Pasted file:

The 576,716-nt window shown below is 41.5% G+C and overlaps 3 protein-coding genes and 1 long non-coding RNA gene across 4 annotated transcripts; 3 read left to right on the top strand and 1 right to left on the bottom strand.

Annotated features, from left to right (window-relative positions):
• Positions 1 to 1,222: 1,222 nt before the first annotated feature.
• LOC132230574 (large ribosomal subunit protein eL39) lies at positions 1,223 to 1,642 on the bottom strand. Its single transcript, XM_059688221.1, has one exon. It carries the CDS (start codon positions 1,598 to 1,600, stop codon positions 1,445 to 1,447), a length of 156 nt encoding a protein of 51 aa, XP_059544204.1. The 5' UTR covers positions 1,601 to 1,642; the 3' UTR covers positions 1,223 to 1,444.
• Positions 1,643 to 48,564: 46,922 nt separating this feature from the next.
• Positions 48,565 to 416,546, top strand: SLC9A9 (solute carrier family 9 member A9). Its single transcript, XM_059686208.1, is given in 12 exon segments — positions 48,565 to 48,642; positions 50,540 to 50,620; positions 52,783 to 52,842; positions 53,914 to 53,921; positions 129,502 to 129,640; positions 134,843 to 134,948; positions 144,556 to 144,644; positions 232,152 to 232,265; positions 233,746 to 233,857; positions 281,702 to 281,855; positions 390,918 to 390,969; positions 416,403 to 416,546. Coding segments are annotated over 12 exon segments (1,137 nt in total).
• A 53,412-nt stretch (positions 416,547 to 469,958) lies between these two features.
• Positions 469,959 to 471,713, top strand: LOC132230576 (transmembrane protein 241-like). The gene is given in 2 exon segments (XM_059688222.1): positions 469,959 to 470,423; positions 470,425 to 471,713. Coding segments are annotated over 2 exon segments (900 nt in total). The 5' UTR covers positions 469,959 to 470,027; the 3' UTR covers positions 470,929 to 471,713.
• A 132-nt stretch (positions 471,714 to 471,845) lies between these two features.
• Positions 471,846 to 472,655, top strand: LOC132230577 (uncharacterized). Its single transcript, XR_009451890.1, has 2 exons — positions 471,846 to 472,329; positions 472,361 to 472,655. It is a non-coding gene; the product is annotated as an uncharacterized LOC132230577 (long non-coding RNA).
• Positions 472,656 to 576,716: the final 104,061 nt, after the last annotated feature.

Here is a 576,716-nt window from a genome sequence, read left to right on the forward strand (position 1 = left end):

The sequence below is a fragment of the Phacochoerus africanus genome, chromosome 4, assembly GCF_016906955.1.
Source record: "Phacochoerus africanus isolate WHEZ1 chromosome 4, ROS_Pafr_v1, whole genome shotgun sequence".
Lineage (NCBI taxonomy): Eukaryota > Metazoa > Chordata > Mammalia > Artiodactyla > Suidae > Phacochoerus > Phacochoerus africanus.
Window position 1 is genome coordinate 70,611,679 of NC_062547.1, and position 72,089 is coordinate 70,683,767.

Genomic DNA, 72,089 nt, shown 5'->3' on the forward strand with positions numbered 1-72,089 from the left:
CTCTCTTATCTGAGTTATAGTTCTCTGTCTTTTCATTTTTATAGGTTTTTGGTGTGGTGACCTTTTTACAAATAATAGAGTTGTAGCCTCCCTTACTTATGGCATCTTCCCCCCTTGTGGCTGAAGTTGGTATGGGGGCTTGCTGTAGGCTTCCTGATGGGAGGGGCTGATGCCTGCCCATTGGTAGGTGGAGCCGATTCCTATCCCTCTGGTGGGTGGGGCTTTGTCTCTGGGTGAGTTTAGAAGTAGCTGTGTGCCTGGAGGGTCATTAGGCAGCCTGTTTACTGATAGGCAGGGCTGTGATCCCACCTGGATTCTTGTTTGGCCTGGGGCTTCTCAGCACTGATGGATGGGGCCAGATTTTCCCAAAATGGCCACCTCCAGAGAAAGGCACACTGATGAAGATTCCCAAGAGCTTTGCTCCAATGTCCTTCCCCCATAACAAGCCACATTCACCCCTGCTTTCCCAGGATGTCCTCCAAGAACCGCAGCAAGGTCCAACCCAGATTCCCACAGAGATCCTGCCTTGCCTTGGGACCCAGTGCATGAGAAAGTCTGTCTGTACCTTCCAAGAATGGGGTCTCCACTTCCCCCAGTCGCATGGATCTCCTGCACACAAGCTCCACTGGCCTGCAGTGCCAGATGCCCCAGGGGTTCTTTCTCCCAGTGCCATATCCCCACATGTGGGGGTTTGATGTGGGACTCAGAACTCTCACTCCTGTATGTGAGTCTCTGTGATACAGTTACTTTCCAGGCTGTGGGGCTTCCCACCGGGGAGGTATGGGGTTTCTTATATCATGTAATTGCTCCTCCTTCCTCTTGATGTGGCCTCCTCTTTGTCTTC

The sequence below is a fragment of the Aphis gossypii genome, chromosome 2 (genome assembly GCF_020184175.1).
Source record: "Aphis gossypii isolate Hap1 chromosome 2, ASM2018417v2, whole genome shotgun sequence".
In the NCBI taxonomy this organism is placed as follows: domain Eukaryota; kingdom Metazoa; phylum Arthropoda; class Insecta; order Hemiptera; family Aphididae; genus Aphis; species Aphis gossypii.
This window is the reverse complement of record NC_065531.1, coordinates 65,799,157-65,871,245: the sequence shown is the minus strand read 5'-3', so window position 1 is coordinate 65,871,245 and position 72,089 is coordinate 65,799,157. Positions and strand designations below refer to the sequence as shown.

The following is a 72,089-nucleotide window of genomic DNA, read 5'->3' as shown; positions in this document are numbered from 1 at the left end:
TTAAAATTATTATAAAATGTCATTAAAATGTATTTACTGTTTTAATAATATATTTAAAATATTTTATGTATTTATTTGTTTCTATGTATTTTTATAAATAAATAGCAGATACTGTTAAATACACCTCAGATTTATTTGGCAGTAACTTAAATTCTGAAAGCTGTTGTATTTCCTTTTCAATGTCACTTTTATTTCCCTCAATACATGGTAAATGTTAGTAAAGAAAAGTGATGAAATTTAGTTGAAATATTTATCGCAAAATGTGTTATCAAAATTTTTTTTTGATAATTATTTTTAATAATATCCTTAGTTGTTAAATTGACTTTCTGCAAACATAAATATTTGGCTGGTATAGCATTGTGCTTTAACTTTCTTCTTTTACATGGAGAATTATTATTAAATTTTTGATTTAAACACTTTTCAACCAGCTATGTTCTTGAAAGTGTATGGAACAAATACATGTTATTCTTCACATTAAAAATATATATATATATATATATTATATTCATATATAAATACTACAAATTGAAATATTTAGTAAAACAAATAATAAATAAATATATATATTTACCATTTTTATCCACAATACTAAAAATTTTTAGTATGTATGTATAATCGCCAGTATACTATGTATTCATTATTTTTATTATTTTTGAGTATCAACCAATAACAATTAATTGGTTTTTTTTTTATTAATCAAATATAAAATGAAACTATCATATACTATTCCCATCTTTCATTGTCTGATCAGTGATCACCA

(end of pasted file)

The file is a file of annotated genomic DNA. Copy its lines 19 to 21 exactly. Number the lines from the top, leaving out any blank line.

The sequence below is a fragment of the Aphis gossypii genome, chromosome 2 (genome assembly GCF_020184175.1).
Source record: "Aphis gossypii isolate Hap1 chromosome 2, ASM2018417v2, whole genome shotgun sequence".
In the NCBI taxonomy this organism is placed as follows: domain Eukaryota; kingdom Metazoa; phylum Arthropoda; class Insecta; order Hemiptera; family Aphididae; genus Aphis; species Aphis gossypii.